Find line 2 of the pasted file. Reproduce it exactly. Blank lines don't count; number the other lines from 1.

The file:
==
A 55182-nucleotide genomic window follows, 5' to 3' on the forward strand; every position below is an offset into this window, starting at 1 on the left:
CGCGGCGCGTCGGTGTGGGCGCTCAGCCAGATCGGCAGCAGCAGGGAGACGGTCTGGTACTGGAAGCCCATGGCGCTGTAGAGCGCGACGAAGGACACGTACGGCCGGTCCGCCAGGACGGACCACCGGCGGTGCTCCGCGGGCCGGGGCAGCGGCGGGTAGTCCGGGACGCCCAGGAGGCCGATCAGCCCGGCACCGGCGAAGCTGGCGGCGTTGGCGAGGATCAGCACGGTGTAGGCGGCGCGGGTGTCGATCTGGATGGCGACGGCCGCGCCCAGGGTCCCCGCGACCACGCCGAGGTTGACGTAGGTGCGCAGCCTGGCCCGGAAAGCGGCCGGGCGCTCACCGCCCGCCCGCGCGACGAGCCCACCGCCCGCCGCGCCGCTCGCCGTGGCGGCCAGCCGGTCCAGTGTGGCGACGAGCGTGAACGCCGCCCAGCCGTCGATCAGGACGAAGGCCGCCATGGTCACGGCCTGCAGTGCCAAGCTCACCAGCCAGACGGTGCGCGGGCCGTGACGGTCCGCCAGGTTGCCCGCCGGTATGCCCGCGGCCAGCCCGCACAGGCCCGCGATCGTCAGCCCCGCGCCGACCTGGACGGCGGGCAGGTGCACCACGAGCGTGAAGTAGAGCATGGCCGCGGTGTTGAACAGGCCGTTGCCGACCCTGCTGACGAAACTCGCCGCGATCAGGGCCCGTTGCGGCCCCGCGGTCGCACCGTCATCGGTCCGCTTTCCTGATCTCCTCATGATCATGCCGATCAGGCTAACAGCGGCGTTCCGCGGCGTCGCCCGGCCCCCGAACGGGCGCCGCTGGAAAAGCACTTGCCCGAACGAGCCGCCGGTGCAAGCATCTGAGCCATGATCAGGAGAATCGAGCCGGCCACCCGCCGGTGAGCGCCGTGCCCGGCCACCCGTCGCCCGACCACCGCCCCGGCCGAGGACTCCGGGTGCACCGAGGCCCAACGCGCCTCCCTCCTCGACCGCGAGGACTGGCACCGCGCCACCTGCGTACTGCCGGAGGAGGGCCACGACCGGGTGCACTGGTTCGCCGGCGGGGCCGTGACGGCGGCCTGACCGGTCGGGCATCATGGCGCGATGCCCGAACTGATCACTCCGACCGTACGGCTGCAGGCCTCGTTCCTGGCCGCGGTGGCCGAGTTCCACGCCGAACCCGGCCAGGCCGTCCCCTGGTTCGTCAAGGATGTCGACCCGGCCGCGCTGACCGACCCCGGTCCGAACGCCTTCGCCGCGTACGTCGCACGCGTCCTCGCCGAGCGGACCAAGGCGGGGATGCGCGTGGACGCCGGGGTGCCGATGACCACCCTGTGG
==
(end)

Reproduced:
CGCGGCGCGTCGGTGTGGGCGCTCAGCCAGATCGGCAGCAGCAGGGAGACGGTCTGGTACTGGAAGCCCATGGCGCTGTAGAGCGCGACGAAGGACACGTACGGCCGGTCCGCCAGGACGGACCACCGGCGGTGCTCCGCGGGCCGGGGCAGCGGCGGGTAGTCCGGGACGCCCAGGAGGCCGATCAGCCCGGCACCGGCGAAGCTGGCGGCGTTGGCGAGGATCAGCACGGTGTAGGCGGCGCGGGTGTCGATCTGGATGGCGACGGCCGCGCCCAGGGTCCCCGCGACCACGCCGAGGTTGACGTAGGTGCGCAGCCTGGCCCGGAAAGCGGCCGGGCGCTCACCGCCCGCCCGCGCGACGAGCCCACCGCCCGCCGCGCCGCTCGCCGTGGCGGCCAGCCGGTCCAGTGTGGCGACGAGCGTGAACGCCGCCCAGCCGTCGATCAGGACGAAGGCCGCCATGGTCACGGCCTGCAGTGCCAAGCTCACCAGCCAGACGGTGCGCGGGCCGTGACGGTCCGCCAGGTTGCCCGCCGGTATGCCCGCGGCCAGCCCGCACAGGCCCGCGATCGTCAGCCCCGCGCCGACCTGGACGGCGGGCAGGTGCACCACGAGCGTGAAGTAGAGCATGGCCGCGGTGTTGAACAGGCCGTTGCCGACCCTGCTGACGAAACTCGCCGCGATCAGGGCCCGTTGCGGCCCCGCGGTCGCACCGTCATCGGTCCGCTTTCCTGATCTCCTCATGATCATGCCGATCAGGCTAACAGCGGCGTTCCGCGGCGTCGCCCGGCCCCCGAACGGGCGCCGCTGGAAAAGCACTTGCCCGAACGAGCCGCCGGTGCAAGCATCTGAGCCATGATCAGGAGAATCGAGCCGGCCACCCGCCGGTGAGCGCCGTGCCCGGCCACCCGTCGCCCGACCACCGCCCCGGCCGAGGACTCCGGGTGCACCGAGGCCCAACGCGCCTCCCTCCTCGACCGCGAGGACTGGCACCGCGCCACCTGCGTACTGCCGGAGGAGGGCCACGACCGGGTGCACTGGTTCGCCGGCGGGGCCGTGACGGCGGCCTGACCGGTCGGGCATCATGGCGCGATGCCCGAACTGATCACTCCGACCGTACGGCTGCAGGCCTCGTTCCTGGCCGCGGTGGCCGAGTTCCACGCCGAACCCGGCCAGGCCGTCCCCTGGTTCGTCAAGGATGTCGACCCGGCCGCGCTGACCGACCCCGGTCCGAACGCCTTCGCCGCGTACGTCGCACGCGTCCTCGCCGAGCGGACCAAGGCGGGGATGCGCGTGGACGCCGGGGTGCCGATGACCACCCTGTGG